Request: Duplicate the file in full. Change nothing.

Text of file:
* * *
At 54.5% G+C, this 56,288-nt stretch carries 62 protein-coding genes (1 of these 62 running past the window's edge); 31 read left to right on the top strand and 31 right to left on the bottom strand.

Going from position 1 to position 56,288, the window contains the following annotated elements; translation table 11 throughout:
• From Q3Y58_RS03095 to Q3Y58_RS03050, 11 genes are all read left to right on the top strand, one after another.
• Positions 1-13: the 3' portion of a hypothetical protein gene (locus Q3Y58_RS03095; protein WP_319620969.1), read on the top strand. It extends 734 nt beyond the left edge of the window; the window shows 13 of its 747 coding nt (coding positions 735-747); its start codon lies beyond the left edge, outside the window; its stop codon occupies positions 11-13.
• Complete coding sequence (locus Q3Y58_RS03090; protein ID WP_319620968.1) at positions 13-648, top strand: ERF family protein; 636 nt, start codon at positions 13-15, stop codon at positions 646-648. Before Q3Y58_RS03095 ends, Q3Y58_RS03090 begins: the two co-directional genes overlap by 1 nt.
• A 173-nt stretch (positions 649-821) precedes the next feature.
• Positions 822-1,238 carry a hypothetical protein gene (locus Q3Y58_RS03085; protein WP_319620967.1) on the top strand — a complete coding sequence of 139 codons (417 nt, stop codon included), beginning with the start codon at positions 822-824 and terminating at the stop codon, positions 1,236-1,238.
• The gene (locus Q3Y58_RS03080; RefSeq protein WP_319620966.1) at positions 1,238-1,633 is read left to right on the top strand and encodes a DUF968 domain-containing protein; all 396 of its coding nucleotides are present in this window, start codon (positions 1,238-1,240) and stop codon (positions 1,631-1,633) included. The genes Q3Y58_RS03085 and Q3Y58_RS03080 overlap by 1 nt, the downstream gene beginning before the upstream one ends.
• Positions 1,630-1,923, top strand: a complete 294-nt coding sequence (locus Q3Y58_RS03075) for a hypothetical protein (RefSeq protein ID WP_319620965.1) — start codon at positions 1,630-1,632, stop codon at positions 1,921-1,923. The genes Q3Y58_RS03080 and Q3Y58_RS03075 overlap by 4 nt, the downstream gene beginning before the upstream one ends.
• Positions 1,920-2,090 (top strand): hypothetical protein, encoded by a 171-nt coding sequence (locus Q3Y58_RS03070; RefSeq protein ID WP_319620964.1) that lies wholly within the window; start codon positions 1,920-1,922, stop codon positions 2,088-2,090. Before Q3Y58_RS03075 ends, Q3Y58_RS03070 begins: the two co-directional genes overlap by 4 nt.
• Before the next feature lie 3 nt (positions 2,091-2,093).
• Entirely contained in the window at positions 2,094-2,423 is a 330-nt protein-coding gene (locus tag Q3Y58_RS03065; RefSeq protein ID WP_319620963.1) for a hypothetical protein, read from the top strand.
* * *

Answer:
At 54.5% G+C, this 56,288-nt stretch carries 62 protein-coding genes (1 of these 62 running past the window's edge); 31 read left to right on the top strand and 31 right to left on the bottom strand.

Going from position 1 to position 56,288, the window contains the following annotated elements; translation table 11 throughout:
• From Q3Y58_RS03095 to Q3Y58_RS03050, 11 genes are all read left to right on the top strand, one after another.
• Positions 1-13: the 3' portion of a hypothetical protein gene (locus Q3Y58_RS03095; protein WP_319620969.1), read on the top strand. It extends 734 nt beyond the left edge of the window; the window shows 13 of its 747 coding nt (coding positions 735-747); its start codon lies beyond the left edge, outside the window; its stop codon occupies positions 11-13.
• Complete coding sequence (locus Q3Y58_RS03090; protein ID WP_319620968.1) at positions 13-648, top strand: ERF family protein; 636 nt, start codon at positions 13-15, stop codon at positions 646-648. Before Q3Y58_RS03095 ends, Q3Y58_RS03090 begins: the two co-directional genes overlap by 1 nt.
• A 173-nt stretch (positions 649-821) precedes the next feature.
• Positions 822-1,238 carry a hypothetical protein gene (locus Q3Y58_RS03085; protein WP_319620967.1) on the top strand — a complete coding sequence of 139 codons (417 nt, stop codon included), beginning with the start codon at positions 822-824 and terminating at the stop codon, positions 1,236-1,238.
• The gene (locus Q3Y58_RS03080; RefSeq protein WP_319620966.1) at positions 1,238-1,633 is read left to right on the top strand and encodes a DUF968 domain-containing protein; all 396 of its coding nucleotides are present in this window, start codon (positions 1,238-1,240) and stop codon (positions 1,631-1,633) included. The genes Q3Y58_RS03085 and Q3Y58_RS03080 overlap by 1 nt, the downstream gene beginning before the upstream one ends.
• Positions 1,630-1,923, top strand: a complete 294-nt coding sequence (locus Q3Y58_RS03075) for a hypothetical protein (RefSeq protein ID WP_319620965.1) — start codon at positions 1,630-1,632, stop codon at positions 1,921-1,923. The genes Q3Y58_RS03080 and Q3Y58_RS03075 overlap by 4 nt, the downstream gene beginning before the upstream one ends.
• Positions 1,920-2,090 (top strand): hypothetical protein, encoded by a 171-nt coding sequence (locus Q3Y58_RS03070; RefSeq protein ID WP_319620964.1) that lies wholly within the window; start codon positions 1,920-1,922, stop codon positions 2,088-2,090. Before Q3Y58_RS03075 ends, Q3Y58_RS03070 begins: the two co-directional genes overlap by 4 nt.
• Before the next feature lie 3 nt (positions 2,091-2,093).
• Entirely contained in the window at positions 2,094-2,423 is a 330-nt protein-coding gene (locus tag Q3Y58_RS03065; RefSeq protein ID WP_319620963.1) for a hypothetical protein, read from the top strand.